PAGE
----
The PRI, the party that ran Mexico for most of the 20th century, appears set to return to national power Sunday led by their handsome presidential candidate and his glamorous TV-star wife.
If pre-vote surveys are correct, the Institutional Revolutionary Party’s Enrique Pena Nieto will coast to victory, with hundreds of local candidates riding his coattails to victory.
Drained by years of widespread violence and exhausted by 12 years under conservative National Action Party (PAN) presidents, Mexican voters appear willing to give the PRI a new chance on the national stage.
“The past has already been written, but starting now we have … the opportunity to write a new page in the history of Mexico,” Pena Nieto said when he kicked off his campaign in March.
At his final campaign rally on Wednesday, Pena Nieto promised more funds for Mexican farmers, lower utility rates, an overhaul of the social security system, and plenty of roads and bridges.
“My priority will be to battle the poverty in our country at its roots,” he told the crowd in Toluca, the city that saw his rise to prominence.
Given his commanding lead it seems unlikely that runner-up Andres Manuel Lopez Obrador from the leftist Party of the Democratic Revolution (PRD) can pull an upset.
Lopez Obrador, known by his initials AMLO, lost the 2006 presidential vote by less than one percent. He cried foul and pitched a massive fit, closing down Mexico City with street protests for more than a month.
This year a kinder, gentler Lopez Obrador who talked about leading a “republic of love” failed to ignite support.
PAN candidate Josefina Vazquez Mota also failed to excite voters, in part because she belongs to the same party of Felipe Calderon, the unpopular outgoing president, and in part because she ran a lackluster campaign devoid of fresh ideas. Surveys show her running a distant third.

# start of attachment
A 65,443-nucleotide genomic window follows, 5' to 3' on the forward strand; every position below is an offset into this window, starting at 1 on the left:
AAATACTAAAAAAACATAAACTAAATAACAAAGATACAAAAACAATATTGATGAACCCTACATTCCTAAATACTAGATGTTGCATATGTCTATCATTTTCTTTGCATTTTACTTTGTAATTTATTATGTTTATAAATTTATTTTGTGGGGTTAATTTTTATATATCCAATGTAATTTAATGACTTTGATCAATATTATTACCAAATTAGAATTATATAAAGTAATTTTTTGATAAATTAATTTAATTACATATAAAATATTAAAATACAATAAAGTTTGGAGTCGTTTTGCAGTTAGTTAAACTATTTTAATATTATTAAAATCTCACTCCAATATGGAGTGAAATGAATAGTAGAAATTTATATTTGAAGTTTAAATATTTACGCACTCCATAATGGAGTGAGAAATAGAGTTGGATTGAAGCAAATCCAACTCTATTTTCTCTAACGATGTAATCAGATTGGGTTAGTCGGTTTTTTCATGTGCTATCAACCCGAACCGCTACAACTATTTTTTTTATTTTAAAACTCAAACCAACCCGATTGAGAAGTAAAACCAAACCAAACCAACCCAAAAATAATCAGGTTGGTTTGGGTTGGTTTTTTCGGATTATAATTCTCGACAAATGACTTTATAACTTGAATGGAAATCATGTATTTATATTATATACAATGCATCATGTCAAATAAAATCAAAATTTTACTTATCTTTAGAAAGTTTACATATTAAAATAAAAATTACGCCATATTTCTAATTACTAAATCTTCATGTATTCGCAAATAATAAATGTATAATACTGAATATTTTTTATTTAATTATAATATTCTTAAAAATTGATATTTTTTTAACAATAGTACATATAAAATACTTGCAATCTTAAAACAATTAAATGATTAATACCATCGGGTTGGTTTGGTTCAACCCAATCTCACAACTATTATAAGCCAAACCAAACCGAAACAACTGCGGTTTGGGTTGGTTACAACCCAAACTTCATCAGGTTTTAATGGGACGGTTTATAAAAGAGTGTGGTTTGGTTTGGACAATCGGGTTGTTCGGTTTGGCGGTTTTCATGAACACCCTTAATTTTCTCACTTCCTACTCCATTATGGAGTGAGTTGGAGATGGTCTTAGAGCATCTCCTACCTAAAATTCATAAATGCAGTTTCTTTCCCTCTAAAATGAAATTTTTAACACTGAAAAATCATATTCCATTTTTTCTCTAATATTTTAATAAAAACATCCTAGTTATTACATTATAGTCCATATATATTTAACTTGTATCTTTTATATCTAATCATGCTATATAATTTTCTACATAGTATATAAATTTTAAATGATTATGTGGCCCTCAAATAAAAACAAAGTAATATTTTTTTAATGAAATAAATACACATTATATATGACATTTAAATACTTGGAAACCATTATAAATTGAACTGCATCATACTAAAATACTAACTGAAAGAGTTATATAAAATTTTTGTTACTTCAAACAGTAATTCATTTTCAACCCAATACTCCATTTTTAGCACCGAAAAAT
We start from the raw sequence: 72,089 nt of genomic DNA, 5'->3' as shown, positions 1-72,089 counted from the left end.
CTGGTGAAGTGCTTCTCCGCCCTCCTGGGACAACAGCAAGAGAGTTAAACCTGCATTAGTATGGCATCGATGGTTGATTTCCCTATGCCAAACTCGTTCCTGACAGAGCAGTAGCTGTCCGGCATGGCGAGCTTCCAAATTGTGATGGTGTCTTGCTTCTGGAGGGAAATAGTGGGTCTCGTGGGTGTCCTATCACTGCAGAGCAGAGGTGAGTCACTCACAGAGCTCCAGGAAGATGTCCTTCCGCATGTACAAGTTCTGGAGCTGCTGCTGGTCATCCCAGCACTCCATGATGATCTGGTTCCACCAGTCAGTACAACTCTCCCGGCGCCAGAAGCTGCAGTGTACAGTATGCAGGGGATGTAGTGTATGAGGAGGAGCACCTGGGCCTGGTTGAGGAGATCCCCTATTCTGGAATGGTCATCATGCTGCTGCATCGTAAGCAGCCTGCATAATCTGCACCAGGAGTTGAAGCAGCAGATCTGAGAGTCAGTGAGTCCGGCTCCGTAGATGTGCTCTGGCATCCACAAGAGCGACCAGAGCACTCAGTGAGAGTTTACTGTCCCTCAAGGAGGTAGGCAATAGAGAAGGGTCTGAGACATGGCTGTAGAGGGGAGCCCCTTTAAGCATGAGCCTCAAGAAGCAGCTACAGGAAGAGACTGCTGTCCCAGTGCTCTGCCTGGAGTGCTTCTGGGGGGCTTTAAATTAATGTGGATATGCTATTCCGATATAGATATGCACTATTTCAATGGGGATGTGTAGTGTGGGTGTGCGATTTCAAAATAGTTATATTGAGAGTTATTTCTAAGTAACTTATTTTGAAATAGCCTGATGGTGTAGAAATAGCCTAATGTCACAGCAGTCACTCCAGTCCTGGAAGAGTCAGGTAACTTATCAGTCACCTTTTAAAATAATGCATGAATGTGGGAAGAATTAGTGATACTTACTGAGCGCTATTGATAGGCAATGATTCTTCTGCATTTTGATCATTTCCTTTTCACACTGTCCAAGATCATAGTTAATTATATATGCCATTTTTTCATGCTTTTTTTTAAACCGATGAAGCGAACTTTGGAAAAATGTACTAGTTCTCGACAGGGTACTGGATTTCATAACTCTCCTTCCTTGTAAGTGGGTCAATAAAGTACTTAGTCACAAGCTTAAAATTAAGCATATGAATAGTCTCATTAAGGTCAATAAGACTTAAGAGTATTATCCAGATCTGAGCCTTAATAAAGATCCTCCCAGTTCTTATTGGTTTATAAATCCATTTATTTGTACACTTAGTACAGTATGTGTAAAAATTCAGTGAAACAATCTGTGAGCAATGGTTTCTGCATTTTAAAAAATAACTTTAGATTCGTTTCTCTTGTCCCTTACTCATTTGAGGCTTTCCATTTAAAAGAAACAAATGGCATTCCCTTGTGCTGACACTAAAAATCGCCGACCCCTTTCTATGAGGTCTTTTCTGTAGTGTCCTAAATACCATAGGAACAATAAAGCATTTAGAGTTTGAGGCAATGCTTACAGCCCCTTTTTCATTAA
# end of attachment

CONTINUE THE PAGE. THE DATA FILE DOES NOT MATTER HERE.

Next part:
Pena Nieto is a 45 year-old former governor of the densely populated state of Mexico. He is married to Angelica Rivera, star of the hit telenovela “Distilled Love,” and ran a model campaign with tightly-staged photo ops and slick ads.
Neither his bland performance in two televised presidential debates, nor a student movement prematurely dubbed the “Mexican Spring,” nor leaked documents alleging that he paid for the glowing media coverage dented Pena Nieto’s lead in the polls.
Gone is the PRI of the “dinosaurs,” the tough old bosses that imposed their will through a vast, well-oiled party machine — at least that’s the image Pena Nieto has successfully projected.
His opponents believe that Pena Nieto is just the pretty new face of the corrupt, authoritarian party of yore.
For decades synonymous with the Mexican state, the PRI ran the country until 2000, when Vicente Fox from the conservative National Action Party was elected president. Fox was followed by Calderon, a fellow PAN member.
The PRI governed through a combination of patronage and repression, and by bribing or isolating political opponents through rigged elections and negative media coverage.
PRI national party president Pedro Joaquin says that Pena Nieto “represents a new generation of PRI loyalists — he is fresh, very attractive, and with new ideas on governing.”
According to Joaquin, this combination attracts both young voters and party stalwarts.
“The PRI has not changed it way of doing politics,” opined Javier Oliva, a professor at the Autonomous University of Mexico (UNAM). But the party “has a national reach and … offers people experience and a sense of security.”
Security is a top concern in Mexico, where in vast regions kidnappings are rampant, drug hits are common, and gang warfare has left a grisly trail of decapitations, severed limbs and bodies hanging from bridges.
More than 50,000 people have been killed since Calderon deployed the Mexican military to crush the criminal gangs. The violence continues unabated, with no end in sight.
In Washington, the government of President Barack Obama says it will work with whoever is elected president.
Some US lawmakers however fear a PRI government will cut deals with drug lords, like they allegedly did in the past, and undermine the US-financed war on drugs.
Members of the opposition #Yosoy132 student movement have sounded alarms, claiming there is a conspiracy of big business and the corporate media — especially Televisa and TV Azteca, Mexico’s de facto TV duopoly — to return the PRI to power.
Few voters seem to be listening.